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For the previously posted article to which the posting below refers, see


The Harvard Law School Forum on Corporate Governance and Financial Regulation, March 31, 2011 posting


The Directors’ Duty to Inform

Posted by John Wilcox, Sodali, on Thursday March 31, 2011 at 9:06 am

Editor’s Note: John Wilcox is Chairman of Sodali, a director of, and former Head of Corporate Governance at TIAA-CREF. The article discussed below is available here.


Comply-and-Explain: Should Directors Have a Duty to Inform?, published recently in Duke Law School’s Journal of Law and Contemporary Problems, argues that the directors of publicly held companies in the United States should be subject to a new state law duty requiring them to explain to shareholders how the board is exercising business judgment and acting in the best interests of the corporation.

The duty is derived from: (1) the Model Business Corporation Act (MBCA) Section 8.30 that requires directors to act in the best interest of the corporation and to share information material to the exercise of the board’s decision-making or oversight functions; (2) Section 3.C.4 of the American Bar Association’s Corporate Director’s Guidebook, that sets forth a director’s “duty of disclosure”; and (3) the Department of Labor ERISA requirements governing the fiduciary duties of institutional investors and their exercise of proxy votes. The duty to inform also builds on concepts from the UK’s principles-based, comply-or-explain governance system that gives directors wide discretion to customize governance policies provided that they explain how their decisions are intended to achieve business goals and serve the best interests of the company and its shareholders.

Borrowing from the text of the MBCA, the Duty to Inform is stated in the following terms:

“In discharging board or committee duties a director shall disclose, or cause to be disclosed, to the shareholders information not already known by them but known by the director to be material to the discharge of their decision-making or oversight functions.”

The duty has five main objectives:

1. Explain the relationship between the board’s governance decisions and the company’s business goals;

2. Enable shareholders to make an informed evaluation of

A. the company’s governance,

B. the directors’ competence and independence,

C. the board’s exercise of business judgment;

3. Enhance directors’ credibility through the articulation of

A. the processes by which board decisions are made,

B. the strategic rationale for their decisions;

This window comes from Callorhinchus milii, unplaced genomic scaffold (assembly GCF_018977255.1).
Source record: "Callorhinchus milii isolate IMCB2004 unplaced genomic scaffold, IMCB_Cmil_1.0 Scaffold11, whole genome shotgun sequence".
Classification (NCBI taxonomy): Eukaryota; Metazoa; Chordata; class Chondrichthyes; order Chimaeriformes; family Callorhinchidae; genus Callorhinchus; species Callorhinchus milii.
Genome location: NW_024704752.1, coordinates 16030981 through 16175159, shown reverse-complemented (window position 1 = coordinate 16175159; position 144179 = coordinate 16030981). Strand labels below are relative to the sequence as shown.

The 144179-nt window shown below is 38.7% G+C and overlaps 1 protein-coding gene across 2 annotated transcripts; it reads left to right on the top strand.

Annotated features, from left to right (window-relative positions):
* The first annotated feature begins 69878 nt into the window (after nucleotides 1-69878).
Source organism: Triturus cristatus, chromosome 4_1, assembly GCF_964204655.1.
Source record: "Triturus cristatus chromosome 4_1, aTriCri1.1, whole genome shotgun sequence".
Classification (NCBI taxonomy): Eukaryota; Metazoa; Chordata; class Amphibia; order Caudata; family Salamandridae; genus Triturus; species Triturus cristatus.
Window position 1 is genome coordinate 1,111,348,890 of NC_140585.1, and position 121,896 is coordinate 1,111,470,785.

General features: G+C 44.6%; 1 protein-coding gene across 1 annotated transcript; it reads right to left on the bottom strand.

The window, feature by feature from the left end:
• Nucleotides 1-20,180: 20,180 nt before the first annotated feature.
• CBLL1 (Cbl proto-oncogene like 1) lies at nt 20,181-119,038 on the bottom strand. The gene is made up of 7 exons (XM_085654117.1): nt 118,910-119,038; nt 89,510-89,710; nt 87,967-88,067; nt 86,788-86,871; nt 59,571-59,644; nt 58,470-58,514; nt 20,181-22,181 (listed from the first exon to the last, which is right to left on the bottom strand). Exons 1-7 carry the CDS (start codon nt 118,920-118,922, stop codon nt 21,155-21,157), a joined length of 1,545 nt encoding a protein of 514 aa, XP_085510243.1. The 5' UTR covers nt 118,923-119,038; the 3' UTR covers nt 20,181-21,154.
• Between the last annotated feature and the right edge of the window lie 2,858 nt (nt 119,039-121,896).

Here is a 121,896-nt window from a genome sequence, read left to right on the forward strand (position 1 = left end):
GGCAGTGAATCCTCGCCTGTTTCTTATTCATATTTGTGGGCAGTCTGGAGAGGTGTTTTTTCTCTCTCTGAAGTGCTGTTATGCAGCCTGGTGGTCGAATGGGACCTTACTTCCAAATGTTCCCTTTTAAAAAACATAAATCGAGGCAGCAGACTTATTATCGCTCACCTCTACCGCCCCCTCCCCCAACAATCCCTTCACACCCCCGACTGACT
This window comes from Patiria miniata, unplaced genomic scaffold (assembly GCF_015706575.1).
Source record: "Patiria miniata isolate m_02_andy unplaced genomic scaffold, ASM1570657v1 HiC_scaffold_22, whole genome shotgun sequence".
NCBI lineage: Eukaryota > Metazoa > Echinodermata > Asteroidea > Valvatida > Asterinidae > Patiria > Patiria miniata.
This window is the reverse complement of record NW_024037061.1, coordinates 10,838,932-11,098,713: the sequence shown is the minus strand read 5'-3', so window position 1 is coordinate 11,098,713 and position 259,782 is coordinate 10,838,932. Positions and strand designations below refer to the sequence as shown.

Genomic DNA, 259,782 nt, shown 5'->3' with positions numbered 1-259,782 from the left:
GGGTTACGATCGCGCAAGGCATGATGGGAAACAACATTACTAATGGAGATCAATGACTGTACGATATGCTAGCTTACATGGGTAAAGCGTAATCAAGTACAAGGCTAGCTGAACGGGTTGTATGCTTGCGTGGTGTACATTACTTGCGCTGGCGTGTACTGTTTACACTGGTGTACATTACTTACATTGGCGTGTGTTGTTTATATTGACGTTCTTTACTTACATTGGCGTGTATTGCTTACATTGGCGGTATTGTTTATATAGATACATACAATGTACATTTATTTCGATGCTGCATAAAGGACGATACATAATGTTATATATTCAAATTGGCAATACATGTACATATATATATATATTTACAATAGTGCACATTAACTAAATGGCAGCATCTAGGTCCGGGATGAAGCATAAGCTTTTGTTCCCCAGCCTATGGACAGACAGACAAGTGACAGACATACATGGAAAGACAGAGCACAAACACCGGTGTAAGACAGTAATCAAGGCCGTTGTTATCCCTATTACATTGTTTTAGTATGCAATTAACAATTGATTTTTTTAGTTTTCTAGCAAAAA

4. Encourage customization, flexibility, and strategic focus in boards’ corporate governance practices comparable to the “comply or explain” approach used in principles-based governance systems; and

5. Promote dialogue and reduce confrontation between boards and shareholders.

The substantive information provided by directors pursuant to a duty to inform would be company-specific, qualitative, contextual, and forward-looking, thereby bringing it within the protection of the business judgment rule. The intent of the duty is not to increase directors’ liability, but to increase their accountability to shareholders. Topics disclosed under the duty would focus on board process and policies and would not include material nonpublic information prohibited under Regulation FD.

The duty could be discharged by means of a written “Directors’ Discussion and Analysis” or by periodic communications from board committees or the board chair to the shareholders.

The expected long-term impact of a duty to inform would be to “operationalize” corporate governance policies and accustom boards to provide greater transparency about their deliberations and decisions on matters relating to governance, business oversight, and strategy.

The article examines the implications of a duty to inform in the framework of state corporate law and federal securities law. It further argues that the duty would help liberate directors from the constraints imposed by the U.S. rules-based, strict-compliance system of corporate governance.

Author’s Queries:

1. Should the Securities and Exchange Commission establish a safe harbor to encourage communication from boards to shareholders on matters not involving material nonpublic information, such as governance policy, board process, executive compensation and shareholder rights?

2. Could Rule 14a-8 be used by shareholders to establish a directors’ duty to inform?

3. Would shareholder resolutions seeking to require a Directors’ Discussion & Analysis or a Board Compensation Committee Report be effective, or would the SEC find them void for vagueness?

4. Would accountability to shareholders be an effective alternative to legal liability as a means to enforce a directors’ duty to inform under state law?

The complete article is available here.



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